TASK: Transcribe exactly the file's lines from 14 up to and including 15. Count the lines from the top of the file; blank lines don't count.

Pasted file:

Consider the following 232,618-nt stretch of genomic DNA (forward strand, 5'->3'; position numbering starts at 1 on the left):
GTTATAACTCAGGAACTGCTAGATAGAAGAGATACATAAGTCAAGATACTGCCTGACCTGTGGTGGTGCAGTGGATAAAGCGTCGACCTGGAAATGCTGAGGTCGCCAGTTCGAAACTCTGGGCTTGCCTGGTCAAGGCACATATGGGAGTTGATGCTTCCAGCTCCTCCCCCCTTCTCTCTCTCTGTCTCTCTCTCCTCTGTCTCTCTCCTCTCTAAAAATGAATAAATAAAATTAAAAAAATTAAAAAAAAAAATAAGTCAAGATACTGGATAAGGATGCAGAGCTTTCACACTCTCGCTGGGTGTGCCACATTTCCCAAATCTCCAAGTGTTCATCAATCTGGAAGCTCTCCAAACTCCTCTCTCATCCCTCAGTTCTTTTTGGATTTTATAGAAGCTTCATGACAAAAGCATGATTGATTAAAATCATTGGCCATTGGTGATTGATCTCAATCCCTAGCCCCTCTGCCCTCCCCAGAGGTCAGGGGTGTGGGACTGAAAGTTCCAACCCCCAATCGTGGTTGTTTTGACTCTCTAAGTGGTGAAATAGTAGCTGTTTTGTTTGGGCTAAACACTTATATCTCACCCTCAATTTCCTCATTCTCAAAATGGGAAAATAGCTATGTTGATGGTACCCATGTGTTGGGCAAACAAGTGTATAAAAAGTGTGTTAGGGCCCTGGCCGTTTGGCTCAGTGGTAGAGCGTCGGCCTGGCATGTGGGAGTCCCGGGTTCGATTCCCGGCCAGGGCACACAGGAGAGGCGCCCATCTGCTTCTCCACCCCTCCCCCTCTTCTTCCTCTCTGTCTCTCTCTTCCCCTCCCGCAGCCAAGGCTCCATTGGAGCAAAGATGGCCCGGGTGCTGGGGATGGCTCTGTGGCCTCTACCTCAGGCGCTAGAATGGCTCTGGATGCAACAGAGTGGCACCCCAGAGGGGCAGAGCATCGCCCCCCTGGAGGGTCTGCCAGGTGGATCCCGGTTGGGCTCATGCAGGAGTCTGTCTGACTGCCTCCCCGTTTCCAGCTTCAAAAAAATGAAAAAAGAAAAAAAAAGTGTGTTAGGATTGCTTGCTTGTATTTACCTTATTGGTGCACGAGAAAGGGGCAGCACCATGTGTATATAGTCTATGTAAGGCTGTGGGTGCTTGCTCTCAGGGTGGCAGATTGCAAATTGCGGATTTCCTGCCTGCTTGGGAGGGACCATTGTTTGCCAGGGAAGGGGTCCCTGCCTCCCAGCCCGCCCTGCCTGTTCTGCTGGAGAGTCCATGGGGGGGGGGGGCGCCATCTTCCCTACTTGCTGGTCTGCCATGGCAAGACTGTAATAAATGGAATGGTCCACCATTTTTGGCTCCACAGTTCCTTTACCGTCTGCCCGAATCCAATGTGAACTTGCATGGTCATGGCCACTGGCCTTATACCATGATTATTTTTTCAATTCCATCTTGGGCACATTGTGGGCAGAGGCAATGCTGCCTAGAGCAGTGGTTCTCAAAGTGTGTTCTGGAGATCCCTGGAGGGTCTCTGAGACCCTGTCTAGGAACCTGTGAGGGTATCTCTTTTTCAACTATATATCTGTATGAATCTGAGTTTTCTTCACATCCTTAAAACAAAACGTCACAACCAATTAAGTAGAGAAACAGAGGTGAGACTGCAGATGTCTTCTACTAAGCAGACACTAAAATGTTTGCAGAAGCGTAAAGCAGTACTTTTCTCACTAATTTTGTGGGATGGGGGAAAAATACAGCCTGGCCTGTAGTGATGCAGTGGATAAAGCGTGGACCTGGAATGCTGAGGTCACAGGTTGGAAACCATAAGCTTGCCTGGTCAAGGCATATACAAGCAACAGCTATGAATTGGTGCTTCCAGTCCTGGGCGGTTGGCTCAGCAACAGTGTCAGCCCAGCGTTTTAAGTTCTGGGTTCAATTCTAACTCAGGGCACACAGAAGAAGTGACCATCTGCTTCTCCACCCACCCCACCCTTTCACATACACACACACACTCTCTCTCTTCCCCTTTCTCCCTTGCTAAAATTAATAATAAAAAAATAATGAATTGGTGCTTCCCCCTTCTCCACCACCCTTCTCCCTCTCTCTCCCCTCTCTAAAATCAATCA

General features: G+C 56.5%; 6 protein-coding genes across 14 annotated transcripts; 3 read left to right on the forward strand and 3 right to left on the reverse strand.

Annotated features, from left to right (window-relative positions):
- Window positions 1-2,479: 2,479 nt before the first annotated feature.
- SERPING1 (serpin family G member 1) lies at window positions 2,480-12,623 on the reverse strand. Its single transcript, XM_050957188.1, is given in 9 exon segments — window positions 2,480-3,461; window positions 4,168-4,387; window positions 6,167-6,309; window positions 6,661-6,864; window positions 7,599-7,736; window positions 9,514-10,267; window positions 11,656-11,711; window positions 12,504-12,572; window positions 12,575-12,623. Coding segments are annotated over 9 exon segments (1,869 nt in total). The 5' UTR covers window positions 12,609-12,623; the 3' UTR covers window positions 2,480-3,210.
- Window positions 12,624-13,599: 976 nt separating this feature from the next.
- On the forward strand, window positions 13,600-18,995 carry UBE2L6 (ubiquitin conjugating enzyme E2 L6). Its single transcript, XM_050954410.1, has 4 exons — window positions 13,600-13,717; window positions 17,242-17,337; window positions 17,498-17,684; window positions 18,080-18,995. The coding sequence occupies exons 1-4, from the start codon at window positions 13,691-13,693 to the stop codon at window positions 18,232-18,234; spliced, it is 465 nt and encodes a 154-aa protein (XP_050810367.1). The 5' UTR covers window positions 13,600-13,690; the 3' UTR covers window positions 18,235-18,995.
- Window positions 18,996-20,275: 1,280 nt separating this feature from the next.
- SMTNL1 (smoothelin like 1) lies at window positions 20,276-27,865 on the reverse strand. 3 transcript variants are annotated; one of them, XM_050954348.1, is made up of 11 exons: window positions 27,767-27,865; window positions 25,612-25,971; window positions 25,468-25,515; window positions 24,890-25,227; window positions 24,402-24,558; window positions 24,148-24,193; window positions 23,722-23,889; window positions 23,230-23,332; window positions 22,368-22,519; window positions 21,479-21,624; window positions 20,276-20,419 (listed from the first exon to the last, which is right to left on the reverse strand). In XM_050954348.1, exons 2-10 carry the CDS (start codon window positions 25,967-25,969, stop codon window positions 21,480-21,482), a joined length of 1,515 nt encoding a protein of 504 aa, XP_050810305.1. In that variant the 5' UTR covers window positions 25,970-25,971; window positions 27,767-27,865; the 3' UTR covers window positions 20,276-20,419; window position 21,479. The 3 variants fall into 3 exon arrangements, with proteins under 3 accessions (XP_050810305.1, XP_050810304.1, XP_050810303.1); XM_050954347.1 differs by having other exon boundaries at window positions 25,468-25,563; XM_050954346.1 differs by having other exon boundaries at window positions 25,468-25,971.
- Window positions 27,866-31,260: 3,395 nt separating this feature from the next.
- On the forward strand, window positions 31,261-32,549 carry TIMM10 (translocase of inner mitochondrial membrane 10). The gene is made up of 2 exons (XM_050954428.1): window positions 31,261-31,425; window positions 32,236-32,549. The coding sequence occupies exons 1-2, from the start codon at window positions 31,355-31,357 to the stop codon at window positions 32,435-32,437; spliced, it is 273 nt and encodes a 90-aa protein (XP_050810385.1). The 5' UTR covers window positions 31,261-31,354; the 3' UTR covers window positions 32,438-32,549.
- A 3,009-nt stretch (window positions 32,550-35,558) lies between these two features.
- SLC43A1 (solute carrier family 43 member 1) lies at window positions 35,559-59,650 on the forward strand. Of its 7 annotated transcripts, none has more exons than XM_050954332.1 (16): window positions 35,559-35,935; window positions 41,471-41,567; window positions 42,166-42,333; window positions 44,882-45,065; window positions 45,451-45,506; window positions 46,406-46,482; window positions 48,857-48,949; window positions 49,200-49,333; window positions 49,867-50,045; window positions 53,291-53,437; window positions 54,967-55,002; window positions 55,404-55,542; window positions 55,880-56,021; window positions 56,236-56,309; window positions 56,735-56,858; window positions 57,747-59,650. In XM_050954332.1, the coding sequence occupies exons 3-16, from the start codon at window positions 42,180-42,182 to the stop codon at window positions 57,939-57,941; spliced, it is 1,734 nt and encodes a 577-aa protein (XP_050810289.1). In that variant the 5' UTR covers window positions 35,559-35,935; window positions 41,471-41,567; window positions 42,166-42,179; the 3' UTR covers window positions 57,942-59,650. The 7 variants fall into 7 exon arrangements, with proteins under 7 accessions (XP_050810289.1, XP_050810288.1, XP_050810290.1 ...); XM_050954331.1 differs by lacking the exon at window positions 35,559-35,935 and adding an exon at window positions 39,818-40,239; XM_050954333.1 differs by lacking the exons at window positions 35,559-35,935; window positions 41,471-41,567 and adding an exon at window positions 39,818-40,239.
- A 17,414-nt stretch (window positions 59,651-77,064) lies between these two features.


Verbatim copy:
- SLC43A1 (solute carrier family 43 member 1) lies at window positions 35,559-59,650 on the forward strand. Of its 7 annotated transcripts, none has more exons than XM_050954332.1 (16): window positions 35,559-35,935; window positions 41,471-41,567; window positions 42,166-42,333; window positions 44,882-45,065; window positions 45,451-45,506; window positions 46,406-46,482; window positions 48,857-48,949; window positions 49,200-49,333; window positions 49,867-50,045; window positions 53,291-53,437; window positions 54,967-55,002; window positions 55,404-55,542; window positions 55,880-56,021; window positions 56,236-56,309; window positions 56,735-56,858; window positions 57,747-59,650. In XM_050954332.1, the coding sequence occupies exons 3-16, from the start codon at window positions 42,180-42,182 to the stop codon at window positions 57,939-57,941; spliced, it is 1,734 nt and encodes a 577-aa protein (XP_050810289.1). In that variant the 5' UTR covers window positions 35,559-35,935; window positions 41,471-41,567; window positions 42,166-42,179; the 3' UTR covers window positions 57,942-59,650. The 7 variants fall into 7 exon arrangements, with proteins under 7 accessions (XP_050810289.1, XP_050810288.1, XP_050810290.1 ...); XM_050954331.1 differs by lacking the exon at window positions 35,559-35,935 and adding an exon at window positions 39,818-40,239; XM_050954333.1 differs by lacking the exons at window positions 35,559-35,935; window positions 41,471-41,567 and adding an exon at window positions 39,818-40,239.
- A 17,414-nt stretch (window positions 59,651-77,064) lies between these two features.